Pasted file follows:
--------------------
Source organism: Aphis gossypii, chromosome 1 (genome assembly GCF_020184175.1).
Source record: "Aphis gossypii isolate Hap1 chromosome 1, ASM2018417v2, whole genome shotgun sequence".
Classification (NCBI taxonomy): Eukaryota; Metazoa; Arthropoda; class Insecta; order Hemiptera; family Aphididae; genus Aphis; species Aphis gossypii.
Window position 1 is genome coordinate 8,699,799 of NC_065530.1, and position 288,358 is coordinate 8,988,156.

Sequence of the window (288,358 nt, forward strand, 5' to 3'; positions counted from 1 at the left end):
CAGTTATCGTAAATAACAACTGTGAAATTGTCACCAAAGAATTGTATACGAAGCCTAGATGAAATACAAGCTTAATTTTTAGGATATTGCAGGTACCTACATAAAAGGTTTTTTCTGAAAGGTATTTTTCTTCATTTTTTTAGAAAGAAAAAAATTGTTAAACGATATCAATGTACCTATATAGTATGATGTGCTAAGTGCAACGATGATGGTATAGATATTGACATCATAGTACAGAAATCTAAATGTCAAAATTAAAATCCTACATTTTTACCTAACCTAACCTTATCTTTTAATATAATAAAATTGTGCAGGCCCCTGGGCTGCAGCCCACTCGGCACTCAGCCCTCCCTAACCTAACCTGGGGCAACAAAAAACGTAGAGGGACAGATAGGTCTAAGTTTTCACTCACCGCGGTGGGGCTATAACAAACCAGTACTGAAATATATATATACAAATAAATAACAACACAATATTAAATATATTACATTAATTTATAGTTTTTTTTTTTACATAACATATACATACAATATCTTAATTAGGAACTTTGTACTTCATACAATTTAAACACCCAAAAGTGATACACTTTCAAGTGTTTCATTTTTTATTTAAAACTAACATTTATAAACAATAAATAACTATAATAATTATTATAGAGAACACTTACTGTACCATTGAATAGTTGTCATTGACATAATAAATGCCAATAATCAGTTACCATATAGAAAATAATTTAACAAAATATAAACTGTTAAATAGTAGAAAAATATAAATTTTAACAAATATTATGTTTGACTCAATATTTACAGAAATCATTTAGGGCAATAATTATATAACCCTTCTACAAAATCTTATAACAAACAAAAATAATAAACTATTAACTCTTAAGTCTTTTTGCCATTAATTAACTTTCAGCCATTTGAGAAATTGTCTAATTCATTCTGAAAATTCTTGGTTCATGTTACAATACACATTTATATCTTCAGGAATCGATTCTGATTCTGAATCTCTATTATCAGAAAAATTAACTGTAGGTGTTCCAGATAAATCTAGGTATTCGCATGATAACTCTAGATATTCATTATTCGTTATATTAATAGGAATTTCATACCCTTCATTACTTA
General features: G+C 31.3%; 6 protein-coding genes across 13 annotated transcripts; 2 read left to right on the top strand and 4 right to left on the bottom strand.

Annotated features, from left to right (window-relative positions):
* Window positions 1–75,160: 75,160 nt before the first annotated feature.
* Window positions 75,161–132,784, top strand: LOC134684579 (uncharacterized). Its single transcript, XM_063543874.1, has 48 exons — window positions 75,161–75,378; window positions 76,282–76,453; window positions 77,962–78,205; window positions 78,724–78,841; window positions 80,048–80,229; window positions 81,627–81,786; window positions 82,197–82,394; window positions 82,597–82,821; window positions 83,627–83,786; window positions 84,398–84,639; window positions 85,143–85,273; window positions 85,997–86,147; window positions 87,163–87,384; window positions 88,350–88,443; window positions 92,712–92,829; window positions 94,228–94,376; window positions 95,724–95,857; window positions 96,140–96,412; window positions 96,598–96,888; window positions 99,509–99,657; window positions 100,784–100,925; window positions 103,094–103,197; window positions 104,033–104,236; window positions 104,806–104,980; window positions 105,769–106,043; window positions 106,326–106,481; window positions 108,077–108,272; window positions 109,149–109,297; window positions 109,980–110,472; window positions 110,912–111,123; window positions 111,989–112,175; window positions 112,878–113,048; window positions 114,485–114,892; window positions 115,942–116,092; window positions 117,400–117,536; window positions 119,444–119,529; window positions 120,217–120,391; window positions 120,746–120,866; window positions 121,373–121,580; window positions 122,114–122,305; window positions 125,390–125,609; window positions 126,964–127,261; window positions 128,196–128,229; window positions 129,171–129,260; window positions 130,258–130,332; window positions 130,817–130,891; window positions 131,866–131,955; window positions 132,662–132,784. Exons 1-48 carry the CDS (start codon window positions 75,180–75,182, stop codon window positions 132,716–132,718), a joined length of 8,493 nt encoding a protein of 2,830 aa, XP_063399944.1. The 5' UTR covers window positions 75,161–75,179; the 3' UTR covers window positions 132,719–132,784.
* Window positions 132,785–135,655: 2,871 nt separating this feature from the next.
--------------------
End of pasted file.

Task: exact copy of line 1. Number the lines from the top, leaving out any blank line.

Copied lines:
Source organism: Aphis gossypii, chromosome 1 (genome assembly GCF_020184175.1).